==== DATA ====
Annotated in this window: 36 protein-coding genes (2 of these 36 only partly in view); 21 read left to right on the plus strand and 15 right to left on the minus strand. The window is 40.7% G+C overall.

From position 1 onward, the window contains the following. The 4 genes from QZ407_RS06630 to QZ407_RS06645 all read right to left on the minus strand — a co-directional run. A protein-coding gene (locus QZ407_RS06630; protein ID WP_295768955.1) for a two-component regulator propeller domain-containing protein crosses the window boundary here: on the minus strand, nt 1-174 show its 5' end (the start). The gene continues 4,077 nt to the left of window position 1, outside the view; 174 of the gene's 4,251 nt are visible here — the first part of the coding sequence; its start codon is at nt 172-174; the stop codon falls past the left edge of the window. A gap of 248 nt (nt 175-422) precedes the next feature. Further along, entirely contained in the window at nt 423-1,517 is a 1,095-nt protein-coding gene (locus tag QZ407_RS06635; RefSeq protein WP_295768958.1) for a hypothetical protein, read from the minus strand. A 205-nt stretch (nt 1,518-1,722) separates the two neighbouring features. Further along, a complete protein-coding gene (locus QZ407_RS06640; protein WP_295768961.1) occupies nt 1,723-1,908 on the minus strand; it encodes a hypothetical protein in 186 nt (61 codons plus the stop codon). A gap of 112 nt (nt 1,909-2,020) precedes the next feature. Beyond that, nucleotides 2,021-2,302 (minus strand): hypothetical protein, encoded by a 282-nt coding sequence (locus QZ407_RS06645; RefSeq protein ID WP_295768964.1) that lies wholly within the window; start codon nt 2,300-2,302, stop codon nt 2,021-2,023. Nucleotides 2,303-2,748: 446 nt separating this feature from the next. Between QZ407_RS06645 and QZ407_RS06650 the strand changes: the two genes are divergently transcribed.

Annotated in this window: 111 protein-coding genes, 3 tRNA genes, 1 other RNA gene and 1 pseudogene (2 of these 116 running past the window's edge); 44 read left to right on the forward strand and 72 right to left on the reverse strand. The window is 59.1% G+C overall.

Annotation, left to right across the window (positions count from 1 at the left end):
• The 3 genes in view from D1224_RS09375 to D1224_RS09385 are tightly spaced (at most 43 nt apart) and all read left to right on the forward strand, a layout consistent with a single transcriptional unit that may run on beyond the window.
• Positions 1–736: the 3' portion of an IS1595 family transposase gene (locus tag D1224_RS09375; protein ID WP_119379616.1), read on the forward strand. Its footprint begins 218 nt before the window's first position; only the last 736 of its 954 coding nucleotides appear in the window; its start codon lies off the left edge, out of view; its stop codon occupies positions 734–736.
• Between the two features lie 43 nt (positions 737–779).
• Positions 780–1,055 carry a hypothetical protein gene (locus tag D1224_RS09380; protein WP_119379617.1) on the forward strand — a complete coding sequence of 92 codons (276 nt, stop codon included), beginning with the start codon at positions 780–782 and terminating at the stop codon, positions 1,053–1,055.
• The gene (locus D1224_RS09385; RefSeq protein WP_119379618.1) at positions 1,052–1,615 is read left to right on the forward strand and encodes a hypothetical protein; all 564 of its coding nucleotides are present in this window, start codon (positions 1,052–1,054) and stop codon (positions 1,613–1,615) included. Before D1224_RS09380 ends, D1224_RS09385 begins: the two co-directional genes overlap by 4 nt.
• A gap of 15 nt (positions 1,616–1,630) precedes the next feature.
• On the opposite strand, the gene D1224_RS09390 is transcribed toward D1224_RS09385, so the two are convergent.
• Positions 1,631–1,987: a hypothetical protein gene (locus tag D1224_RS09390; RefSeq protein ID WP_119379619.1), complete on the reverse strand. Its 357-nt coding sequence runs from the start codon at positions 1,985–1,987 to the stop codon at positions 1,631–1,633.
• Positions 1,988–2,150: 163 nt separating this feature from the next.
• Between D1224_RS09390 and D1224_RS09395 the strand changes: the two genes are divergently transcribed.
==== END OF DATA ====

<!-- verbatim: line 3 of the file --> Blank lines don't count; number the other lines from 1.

Annotated in this window: 111 protein-coding genes, 3 tRNA genes, 1 other RNA gene and 1 pseudogene (2 of these 116 running past the window's edge); 44 read left to right on the forward strand and 72 right to left on the reverse strand. The window is 59.1% G+C overall.